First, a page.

Lawmakers are asking hard questions and, to some critics, many Big Tech execs have been curiously aloof in the face of these rising concerns from regulators, privacy hawks, citizen groups, and the public at large. Even if fears over market concentration, privacy and foreign meddling can be effectively assuaged, Big Tech is likely to remain under scrutiny for a range of abuses of power, real or perceived. And in the Me-Too era, widespread perceptions of sexist and boorish male behavior in the halls of Silicon Valley reinforce feelings of fear and distrust toward Big Tech among the public – and, crucially, not just among social conservatives.
As scenario planners, we’re always loathe to predict any outcome as a given or most likely scenario. Any strong headwinds felt by Big Tech in the present moment do not signal an inevitable change of course or destiny. Big Tech have extraordinary financial resources and political muscle at their disposal. Beyond campaign contributions to influential legislators and armies of articulate lobbyists, Big Tech organizations have evolved into critical economic actors in the US (and globally). This is especially true in high-risk R&D, where Big Tech companies are making massive investments in everything from autonomous vehicles to space exploration. Think Google X – Alphabet’s big-project “moonshot lab.” In the current US fiscal and political environment, there are simply no viable public-sector alternatives to the lean, fast-moving innovation projects that Big Tech is sponsoring today. This reality would seem to be a powerful mitigating factor against any sweeping restrictions on Big Tech activities.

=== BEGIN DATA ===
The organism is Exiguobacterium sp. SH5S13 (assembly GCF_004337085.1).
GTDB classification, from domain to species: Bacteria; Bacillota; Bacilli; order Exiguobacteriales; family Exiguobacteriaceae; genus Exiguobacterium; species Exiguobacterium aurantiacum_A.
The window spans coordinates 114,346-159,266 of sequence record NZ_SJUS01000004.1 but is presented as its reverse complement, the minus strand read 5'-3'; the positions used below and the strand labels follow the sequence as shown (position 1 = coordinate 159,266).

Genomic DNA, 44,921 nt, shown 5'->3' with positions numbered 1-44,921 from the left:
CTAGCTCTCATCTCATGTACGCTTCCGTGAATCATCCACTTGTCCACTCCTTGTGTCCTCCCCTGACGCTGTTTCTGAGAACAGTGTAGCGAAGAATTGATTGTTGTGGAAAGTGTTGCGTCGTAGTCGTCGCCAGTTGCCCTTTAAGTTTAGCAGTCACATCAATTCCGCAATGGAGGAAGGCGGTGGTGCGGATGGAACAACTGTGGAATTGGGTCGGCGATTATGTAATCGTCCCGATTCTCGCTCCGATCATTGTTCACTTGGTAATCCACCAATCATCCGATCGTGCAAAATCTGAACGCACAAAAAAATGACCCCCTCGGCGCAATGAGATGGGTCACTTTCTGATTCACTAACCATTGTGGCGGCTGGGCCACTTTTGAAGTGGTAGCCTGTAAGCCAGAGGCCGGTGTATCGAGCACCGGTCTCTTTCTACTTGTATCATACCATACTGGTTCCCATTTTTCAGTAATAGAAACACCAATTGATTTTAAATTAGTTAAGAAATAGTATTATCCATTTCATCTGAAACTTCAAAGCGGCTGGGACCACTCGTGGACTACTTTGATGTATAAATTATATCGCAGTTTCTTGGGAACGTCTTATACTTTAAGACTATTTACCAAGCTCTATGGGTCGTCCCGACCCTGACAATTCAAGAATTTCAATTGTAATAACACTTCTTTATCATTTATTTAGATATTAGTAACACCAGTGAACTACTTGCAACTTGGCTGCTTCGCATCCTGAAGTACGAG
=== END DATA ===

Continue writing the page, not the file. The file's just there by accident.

Stay tuned. The digital technology conversation is only going to grow more heated as artificial intelligence and virtual reality applications grow more pervasive across the US economy and society. Even if the net social benefits are positive, the disruptions they create – in manufacturing, transportation, medicine, education, media, etc., etc. – will be profound. FSG scenario consultants are tracking these developments with great interest, and we’ll be following up on these subjects with additional thought pieces in coming months.